Australia recently joined the International Solar Alliance led by India to roll out solar technology. Australia and India can work together to help the islands meet their energy needs.

Another possibility is deep seabed mining. India is an official pioneer investor with an internationally recognised mine site in the central Indian Ocean Basin, and – like Australia – good geological exploration capabilities. Papua New Guinea (PNG) recently started a deep seabed mining project, and Solomon Islands, PNG and the Federated States of Micronesia, like Australia, all have extended continental shelves. This makes seabed mining an area where we might cooperate in the Pacific.

Another area for bilateral cooperation is disaster relief. India and Australia both have excellent capabilities to assist in disaster response, especially amphibious capabilities.

The two countries could also undertake joint naval deployments in the region. India recently sent ships to Suva and Pohnpei in Micronesia.

Turning to broader Indian Ocean cooperation, there are at least eight areas where India-Australia relations might benefit – beyond those suggestions made by David Brewster.

First, there’s civil maritime law and order. Three years ago, Australia joined the Heads of Asian Coast Guard Agencies Meeting (HACGAM), so the two countries can work together within that body on maritime capacity building and information sharing. The Australian Border Force sent a vessel to Chennai last year, and we can do more of this.

Second, port state control is very weak in the Indian Ocean. Our two countries can assist here together to build the capacity of states in this area of shipping safety.

Third, Australia and India could cooperate on fisheries. Indian Ocean fisheries management is diverse in its scope. But compared to the Pacific, the Indian Ocean is the Wild West. Australia and India could cooperate to combat Illegal, Unreported and Unregulated (IUU) fishing. For example, we should be encouraging flag state vessels to use vessel monitoring systems and promote greater monitoring of transhipment at sea. We should, as occurs in the Pacific, be promoting a high seas boarding and inspection regime in the Indian Ocean.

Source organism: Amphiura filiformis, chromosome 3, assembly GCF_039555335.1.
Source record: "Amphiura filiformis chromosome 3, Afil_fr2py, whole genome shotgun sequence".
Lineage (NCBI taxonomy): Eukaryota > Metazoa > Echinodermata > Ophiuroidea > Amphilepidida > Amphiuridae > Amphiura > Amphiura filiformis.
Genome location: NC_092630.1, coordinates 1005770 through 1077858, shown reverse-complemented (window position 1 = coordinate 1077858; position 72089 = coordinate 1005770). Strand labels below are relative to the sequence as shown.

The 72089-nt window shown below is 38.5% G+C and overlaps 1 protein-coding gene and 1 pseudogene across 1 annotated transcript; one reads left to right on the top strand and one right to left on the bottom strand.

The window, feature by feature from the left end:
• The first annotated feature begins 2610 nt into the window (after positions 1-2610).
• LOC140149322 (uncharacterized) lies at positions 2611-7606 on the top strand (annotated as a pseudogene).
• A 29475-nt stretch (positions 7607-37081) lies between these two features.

Fourth, disaster relief applies as much to the broader region as it does to the Pacific. We can cooperate on this issue in the Indian Ocean, as many Indian Ocean rim countries don’t have much capacity when ports get closed in extreme weather events.

Fifth, in the area of naval cooperation, we could collaborate on submarine safety issues and work with existing bodies to strengthen submarine rescue operations. The recent missing Argentine submarine case highlights the problems. We might consider talking about non-sensitive information that affects the safety of submerged navigation like seismic activity, fishing activity and real-time movement of deep-water rigs and deep-draft vessels.

Sixth, we could pursue trilateral cooperation with Indonesia. Now that the Indian navy has at least one ship permanently stationed at the western approaches to the Strait of Malacca, and India often takes the opportunity to work with the Indonesian navy in the area, there’s a real opportunity for Australia to join in too.

As Australia builds up its strategic presence on Cocos Island, which is closer to Southeast Asia than our mainland air bases, this might enable closer maritime security opportunities with India.

Seventh, we could cooperate on piracy. The latest report from the International Maritime Bureau shows the number of pirate attacks in India is decreasing: down to just four last year from 14 the previous year. But there are still many attacks in ports and anchorages in the Indian Ocean. Australia and India could work together on best practices for security and safety for ports and anchorages.

Finally, Australia has been in discussions with India for some time now on science collaboration in Antarctica. Nothing major has emerged yet. As India’s Bharati Station and our Davis Station are very close in the Vestfold Hills, there are some good opportunities for collaboration. If we ever build a runway at Davis, a lot more operational and science collaboration with India would open up in the frozen continent.

From the tone of discussions at the recent Australia-India Policy Forum, it’s clear that both sides want deeper bilateral cooperation in the Indo-Pacific. Now’s the time to start moving.

Originally published by: APPS Policy Forum on 02 Feb 2018